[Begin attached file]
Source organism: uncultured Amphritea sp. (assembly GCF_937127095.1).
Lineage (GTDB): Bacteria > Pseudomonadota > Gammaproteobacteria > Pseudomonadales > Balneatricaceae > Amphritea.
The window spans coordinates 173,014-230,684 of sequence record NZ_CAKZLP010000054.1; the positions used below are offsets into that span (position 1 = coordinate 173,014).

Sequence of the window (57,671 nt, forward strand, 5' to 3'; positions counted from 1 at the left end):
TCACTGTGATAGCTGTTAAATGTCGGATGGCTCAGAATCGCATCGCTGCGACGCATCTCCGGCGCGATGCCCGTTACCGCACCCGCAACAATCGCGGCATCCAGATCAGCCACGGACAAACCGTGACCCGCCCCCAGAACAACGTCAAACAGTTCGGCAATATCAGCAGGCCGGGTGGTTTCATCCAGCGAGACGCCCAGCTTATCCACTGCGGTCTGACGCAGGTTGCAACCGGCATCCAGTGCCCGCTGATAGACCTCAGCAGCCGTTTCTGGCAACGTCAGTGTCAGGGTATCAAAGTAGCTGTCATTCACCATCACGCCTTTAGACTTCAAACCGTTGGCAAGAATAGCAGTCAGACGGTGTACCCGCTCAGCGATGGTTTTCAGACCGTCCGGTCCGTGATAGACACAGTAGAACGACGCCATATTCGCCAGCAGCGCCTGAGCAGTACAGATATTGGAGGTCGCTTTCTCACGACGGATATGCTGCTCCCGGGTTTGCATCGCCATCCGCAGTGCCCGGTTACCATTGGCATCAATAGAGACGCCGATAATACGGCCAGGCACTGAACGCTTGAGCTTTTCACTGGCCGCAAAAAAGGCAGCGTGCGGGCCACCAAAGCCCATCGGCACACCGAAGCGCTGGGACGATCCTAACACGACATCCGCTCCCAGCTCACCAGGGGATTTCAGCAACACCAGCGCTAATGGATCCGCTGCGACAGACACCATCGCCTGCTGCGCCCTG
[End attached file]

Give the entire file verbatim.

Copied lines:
Source organism: uncultured Amphritea sp. (assembly GCF_937127095.1).
Lineage (GTDB): Bacteria > Pseudomonadota > Gammaproteobacteria > Pseudomonadales > Balneatricaceae > Amphritea.
The window spans coordinates 173,014-230,684 of sequence record NZ_CAKZLP010000054.1; the positions used below are offsets into that span (position 1 = coordinate 173,014).

Sequence of the window (57,671 nt, forward strand, 5' to 3'; positions counted from 1 at the left end):
TCACTGTGATAGCTGTTAAATGTCGGATGGCTCAGAATCGCATCGCTGCGACGCATCTCCGGCGCGATGCCCGTTACCGCACCCGCAACAATCGCGGCATCCAGATCAGCCACGGACAAACCGTGACCCGCCCCCAGAACAACGTCAAACAGTTCGGCAATATCAGCAGGCCGGGTGGTTTCATCCAGCGAGACGCCCAGCTTATCCACTGCGGTCTGACGCAGGTTGCAACCGGCATCCAGTGCCCGCTGATAGACCTCAGCAGCCGTTTCTGGCAACGTCAGTGTCAGGGTATCAAAGTAGCTGTCATTCACCATCACGCCTTTAGACTTCAAACCGTTGGCAAGAATAGCAGTCAGACGGTGTACCCGCTCAGCGATGGTTTTCAGACCGTCCGGTCCGTGATAGACACAGTAGAACGACGCCATATTCGCCAGCAGCGCCTGAGCAGTACAGATATTGGAGGTCGCTTTCTCACGACGGATATGCTGCTCCCGGGTTTGCATCGCCATCCGCAGTGCCCGGTTACCATTGGCATCAATAGAGACGCCGATAATACGGCCAGGCACTGAACGCTTGAGCTTTTCACTGGCCGCAAAAAAGGCAGCGTGCGGGCCACCAAAGCCCATCGGCACACCGAAGCGCTGGGACGATCCTAACACGACATCCGCTCCCAGCTCACCAGGGGATTTCAGCAACACCAGCGCTAATGGATCCGCTGCGACAGACACCATCGCCTGCTGCGCCCTG